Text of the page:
Re: [xep-support] Embedding XEP3 in a Java application

From: Werner Donné (
Date: Mon Oct 28 2002 - 04:57:02 PST


>>2) Is there another way in the API to set the options than through system
>> properties? This is important because an application normally doesn't
>> have access to the system properties of the JVM running the application
>> server. It would also make the options global for the JVM. They would act
>> as global variables. This would make it impossible, for example, to choose
>> between PDF and PostScript depending on the request. Ideally the options are
>> passed through the stack.
> All properties have corresponding variables and a way to set them; setting
> properties is however a good way to change things. They do not interfere with
> other system properties since all of them belong to com.renderx.xep domain.

But they do interfere with each other. In an application server many applications
can run in the same JVM. These applications must at all times be independent of
each other. If two of such applications want to use XEP with different options,
they can't if options must be passed as system properties. A particular property
can have only one value.

>>3) The user guide says in the description of the TMPDIR option that each JVM
>> must have its own tmp directory. Can I conclude from this that the
>> generated filenames are not unique? In an application server environment
>> this would be difficult to manage. Potentially two versions of XEP are
>> present in the system, because different applications use it but can't all
>> upgrade at the same time. One application must not impose a test cycle on
>> the others only because it needs an upgrade.
>> In J2EE this is solved very naturally by including the components in the ear
>> file, instead of installing them globally. Applications are insulated from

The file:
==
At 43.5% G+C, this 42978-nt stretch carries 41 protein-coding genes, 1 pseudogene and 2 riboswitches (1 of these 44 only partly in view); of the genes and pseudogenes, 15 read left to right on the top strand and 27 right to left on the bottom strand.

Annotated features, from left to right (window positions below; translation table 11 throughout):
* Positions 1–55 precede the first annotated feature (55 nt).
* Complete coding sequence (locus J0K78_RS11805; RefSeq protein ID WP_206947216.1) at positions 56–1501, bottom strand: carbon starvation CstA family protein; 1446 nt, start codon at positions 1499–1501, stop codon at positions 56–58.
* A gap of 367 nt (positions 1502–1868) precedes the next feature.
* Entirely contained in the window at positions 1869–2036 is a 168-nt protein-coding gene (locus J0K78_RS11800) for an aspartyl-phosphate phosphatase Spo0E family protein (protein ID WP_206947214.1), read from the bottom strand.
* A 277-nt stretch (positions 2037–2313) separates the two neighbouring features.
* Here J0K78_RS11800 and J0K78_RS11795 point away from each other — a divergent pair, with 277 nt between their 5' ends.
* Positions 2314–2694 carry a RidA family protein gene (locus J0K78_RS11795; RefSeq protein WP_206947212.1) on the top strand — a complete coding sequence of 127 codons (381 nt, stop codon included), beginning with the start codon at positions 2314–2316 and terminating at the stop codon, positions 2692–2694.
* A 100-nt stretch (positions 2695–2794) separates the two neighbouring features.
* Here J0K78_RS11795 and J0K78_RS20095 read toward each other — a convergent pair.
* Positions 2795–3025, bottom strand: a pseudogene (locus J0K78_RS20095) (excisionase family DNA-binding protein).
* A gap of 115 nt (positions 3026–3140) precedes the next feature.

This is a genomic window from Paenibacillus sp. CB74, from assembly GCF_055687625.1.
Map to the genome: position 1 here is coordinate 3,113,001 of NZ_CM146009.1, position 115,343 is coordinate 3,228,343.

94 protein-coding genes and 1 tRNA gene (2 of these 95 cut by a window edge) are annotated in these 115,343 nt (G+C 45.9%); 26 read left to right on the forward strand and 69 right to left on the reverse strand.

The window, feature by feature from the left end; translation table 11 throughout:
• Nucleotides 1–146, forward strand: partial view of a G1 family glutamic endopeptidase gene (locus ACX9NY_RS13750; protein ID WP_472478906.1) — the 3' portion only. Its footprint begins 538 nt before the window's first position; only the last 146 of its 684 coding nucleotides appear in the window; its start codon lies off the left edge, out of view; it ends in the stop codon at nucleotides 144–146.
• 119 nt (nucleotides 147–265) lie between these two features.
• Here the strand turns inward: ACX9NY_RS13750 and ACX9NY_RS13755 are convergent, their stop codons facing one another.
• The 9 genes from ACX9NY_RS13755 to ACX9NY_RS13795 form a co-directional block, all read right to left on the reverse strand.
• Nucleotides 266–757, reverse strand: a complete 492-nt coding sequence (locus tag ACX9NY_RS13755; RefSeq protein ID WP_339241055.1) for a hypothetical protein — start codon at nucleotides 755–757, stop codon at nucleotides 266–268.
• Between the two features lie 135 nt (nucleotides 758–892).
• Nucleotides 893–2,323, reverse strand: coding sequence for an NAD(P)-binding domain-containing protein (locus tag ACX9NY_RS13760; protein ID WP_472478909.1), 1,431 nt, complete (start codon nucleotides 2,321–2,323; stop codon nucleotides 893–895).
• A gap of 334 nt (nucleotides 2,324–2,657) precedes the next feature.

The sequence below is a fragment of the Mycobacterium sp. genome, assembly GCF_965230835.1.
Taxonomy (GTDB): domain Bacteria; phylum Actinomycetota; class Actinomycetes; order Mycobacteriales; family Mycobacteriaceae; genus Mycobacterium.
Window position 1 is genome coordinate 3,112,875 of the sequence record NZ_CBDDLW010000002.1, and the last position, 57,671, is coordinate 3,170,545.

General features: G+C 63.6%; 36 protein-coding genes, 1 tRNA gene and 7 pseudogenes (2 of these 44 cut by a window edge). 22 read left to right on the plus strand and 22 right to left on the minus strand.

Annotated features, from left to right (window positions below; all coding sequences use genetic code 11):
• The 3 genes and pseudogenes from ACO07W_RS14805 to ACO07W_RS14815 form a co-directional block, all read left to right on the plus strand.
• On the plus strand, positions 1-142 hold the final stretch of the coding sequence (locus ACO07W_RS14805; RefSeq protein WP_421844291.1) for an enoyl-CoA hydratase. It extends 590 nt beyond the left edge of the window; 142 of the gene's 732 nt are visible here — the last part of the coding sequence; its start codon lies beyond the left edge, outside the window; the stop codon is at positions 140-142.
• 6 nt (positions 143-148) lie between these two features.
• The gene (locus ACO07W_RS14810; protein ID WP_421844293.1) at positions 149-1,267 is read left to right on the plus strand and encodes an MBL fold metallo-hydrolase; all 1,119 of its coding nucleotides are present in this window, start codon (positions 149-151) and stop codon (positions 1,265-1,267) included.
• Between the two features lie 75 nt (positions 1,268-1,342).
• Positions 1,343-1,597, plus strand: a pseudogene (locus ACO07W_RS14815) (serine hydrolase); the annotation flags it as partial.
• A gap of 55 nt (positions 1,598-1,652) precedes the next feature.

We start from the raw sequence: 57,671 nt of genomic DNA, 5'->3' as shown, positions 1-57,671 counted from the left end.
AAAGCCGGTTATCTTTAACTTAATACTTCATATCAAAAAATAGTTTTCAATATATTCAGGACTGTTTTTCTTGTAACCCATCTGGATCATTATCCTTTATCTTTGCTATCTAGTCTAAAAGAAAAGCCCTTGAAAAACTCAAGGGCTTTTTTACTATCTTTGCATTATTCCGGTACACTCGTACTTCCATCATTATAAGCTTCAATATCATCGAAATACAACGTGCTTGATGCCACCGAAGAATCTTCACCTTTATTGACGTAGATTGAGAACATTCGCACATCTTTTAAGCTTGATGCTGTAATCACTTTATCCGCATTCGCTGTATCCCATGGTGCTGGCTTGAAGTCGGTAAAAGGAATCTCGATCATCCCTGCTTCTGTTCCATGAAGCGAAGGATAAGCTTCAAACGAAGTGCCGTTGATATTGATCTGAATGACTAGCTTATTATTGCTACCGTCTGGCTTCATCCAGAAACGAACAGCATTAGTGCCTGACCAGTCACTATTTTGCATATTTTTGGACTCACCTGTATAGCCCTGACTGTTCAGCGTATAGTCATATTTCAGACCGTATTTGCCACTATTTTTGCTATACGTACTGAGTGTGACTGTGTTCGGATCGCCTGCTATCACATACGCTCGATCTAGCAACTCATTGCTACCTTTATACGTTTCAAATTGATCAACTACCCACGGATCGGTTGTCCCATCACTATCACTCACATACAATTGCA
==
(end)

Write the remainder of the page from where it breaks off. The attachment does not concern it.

>> each other. A unique TMPDIR per JVM would make this impossible.
> I don't understand this point. If you run two different copies of XEP, then you have
> two different installations of XEP, each with a separate ROOT and configuration file.
> In the same way you can specify a different temporary directory for each installation.
> Please describe your problem. I cannot imagine a case when a separate temporary directory
> for each running Java Virtual Machine may be a problem.

There may be several application server instances running on the same machine and
several may be using XEP. These servers can't be managed independently if one must
keep a global view of which server uses which temporary directory. In a data centre
environment it is not even always known where a server instance ends up, because of
fail-over mechanisms. Only if a global file system is available, as a SAN for example,
different absolute paths can be configured for the temporary directories, which are
visible and equal on all machines. It is, however, much simpler to say just once
that the temporary directory is, say, /tmp. This will always work, no matter where
the application server runs.

On the command-line there could also be a problem if several users log in on a UNIX
machine and run XEP. They would have to know that they shouldn't use /tmp, which is
the general temporary directory.

In practice generating unique filenames would solve the problem.


Werner Donné  --  Re BVBA
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